What Is Involved With The DUI Process?

The traffic stop — Law enforcement is required to have reasonable suspicion that a crime has occurred or that a motor vehicle violation has been committed before they are entitled to stop your vehicle. Contrary to popular belief, they may not pull you over "just because they feel like it." If law enforcement cannot appropriately explain their reasons for stopping a vehicle, then all evidence that was obtained following the illegal stop may not be used against you in your DUI case.

Officer investigations — Law enforcement must conduct any investigation in a way that does not infringe upon constitutional safeguards. Therefore, officers may not seize evidence or search your motor vehicle without a warrant, unless an exception to this requirement is present. Law enforcement may not make an arrest without a warrant or without probable cause that a crime has been committed. Police may utilize DUI roadblocks and stop vehicles if they can prove that the roadblock met certain constitutional standards. Evidence that is destroyed, lost or does not have the proper "chain of custody" information may be cause for a court to dismiss charges or suppress evidence.

Field sobriety tests (DUI) — In Pennsylvania, law enforcement will use a variety of field sobriety tests to help them form an opinion as to whether you are intoxicated to a degree that made you incapable of safely driving a motor vehicle. Examples of such tests are the "finger to nose" test, the "one leg stand" test, the "walk and turn" or "heel to toe" test, and the horizontal gaze nystagmus (HGN). Pennsylvania courts have determined that the HGN test and its results cannot be used against a person in trial. There are several factors that may affect performance on these tests, which are arguably difficult to perform while sober. Some of these factors are the condition of the roadway surface, the shoes being worn, the weather or lighting conditions, some medical conditions and some physical injuries.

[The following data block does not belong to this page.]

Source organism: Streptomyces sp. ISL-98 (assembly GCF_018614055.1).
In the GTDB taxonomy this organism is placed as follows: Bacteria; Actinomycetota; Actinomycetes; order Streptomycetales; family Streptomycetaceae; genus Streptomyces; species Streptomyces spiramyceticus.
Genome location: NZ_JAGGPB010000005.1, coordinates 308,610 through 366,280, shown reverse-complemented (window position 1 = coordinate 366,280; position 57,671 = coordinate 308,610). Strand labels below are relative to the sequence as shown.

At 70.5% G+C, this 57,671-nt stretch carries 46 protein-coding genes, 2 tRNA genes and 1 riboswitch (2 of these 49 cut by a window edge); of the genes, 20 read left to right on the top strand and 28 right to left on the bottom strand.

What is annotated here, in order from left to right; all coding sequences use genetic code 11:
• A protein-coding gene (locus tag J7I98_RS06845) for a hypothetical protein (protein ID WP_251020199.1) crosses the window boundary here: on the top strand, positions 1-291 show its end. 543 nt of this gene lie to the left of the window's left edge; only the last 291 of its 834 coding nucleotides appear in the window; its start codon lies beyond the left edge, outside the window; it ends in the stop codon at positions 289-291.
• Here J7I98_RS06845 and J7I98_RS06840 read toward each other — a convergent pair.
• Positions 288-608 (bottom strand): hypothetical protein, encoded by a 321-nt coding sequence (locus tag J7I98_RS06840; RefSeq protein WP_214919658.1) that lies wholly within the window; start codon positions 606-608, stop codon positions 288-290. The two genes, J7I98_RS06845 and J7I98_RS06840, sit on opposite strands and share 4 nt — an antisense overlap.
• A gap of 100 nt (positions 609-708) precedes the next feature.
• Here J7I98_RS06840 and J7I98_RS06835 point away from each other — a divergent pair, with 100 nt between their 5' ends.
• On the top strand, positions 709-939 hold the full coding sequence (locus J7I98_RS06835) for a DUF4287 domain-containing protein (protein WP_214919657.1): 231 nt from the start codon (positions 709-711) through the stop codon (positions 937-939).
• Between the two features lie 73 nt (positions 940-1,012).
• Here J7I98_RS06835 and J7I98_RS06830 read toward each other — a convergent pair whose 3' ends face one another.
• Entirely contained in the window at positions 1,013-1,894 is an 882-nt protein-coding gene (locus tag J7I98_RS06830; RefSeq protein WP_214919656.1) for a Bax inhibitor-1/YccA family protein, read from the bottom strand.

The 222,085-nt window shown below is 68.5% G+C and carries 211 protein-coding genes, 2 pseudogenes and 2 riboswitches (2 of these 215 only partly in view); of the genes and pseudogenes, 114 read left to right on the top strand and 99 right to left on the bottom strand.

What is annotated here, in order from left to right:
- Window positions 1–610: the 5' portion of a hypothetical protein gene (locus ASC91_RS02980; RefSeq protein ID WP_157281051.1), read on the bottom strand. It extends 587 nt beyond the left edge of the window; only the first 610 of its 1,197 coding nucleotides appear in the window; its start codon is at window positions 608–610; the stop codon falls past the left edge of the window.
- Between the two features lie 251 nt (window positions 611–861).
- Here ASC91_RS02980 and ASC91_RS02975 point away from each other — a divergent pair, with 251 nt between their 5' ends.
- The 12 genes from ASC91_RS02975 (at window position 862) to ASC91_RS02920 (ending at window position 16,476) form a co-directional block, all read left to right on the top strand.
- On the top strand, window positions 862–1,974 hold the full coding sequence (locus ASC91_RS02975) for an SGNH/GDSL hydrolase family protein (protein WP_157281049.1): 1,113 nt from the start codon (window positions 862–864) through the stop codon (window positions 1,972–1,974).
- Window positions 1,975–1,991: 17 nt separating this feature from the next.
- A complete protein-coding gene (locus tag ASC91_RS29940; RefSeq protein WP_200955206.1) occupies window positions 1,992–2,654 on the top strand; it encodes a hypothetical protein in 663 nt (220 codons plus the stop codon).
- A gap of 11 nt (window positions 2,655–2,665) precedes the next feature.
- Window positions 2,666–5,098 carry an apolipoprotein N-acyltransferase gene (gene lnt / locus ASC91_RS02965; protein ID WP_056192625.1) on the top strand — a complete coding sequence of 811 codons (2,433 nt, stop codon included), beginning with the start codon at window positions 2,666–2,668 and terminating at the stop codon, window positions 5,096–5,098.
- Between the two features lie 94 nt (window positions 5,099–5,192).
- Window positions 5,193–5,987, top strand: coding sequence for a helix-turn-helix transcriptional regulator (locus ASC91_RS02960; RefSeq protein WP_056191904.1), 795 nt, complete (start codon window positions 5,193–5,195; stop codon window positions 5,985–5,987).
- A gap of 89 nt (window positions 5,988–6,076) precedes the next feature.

Video tapes — Some of the law enforcement agencies in Pennsylvania, including the Pennsylvania State Police, are equipped with video equipment in their vehicles that records a traffic stop. The footage will be from a few seconds before they activate their lights and sirens through the end of the traffic stop. Law enforcement is compelled, upon proper request, to turn over these recordings to your attorney. This video may show that police reports are inaccurate, that a person was operating a motor vehicle properly, that the driver did not have problems with speech, balance and was coherent.

Drug Recognition Evaluations — When law enforcement suspects that a person is under the influence of drugs, but not alcohol, a specially trained police officer is called to make a determination of the person. This officer, a drug recognition expert, will conduct an assessment to determine which drug(s) a person may have in their system. The determination made by this law enforcement officer is clearly subject to human error and should be treated that way.

Implied consent warnings — Any individual who is arrested for DUI must be advised of their obligation to provide a blood, breath or urine sample to determine the blood alcohol content (BAC). All persons arrested for DUI must also be advised that there are penalties that will be imposed if they refuse to provide those samples. Therefore, an officer is required to read the proper implied consent warnings in their entirety or charges may be dismissed.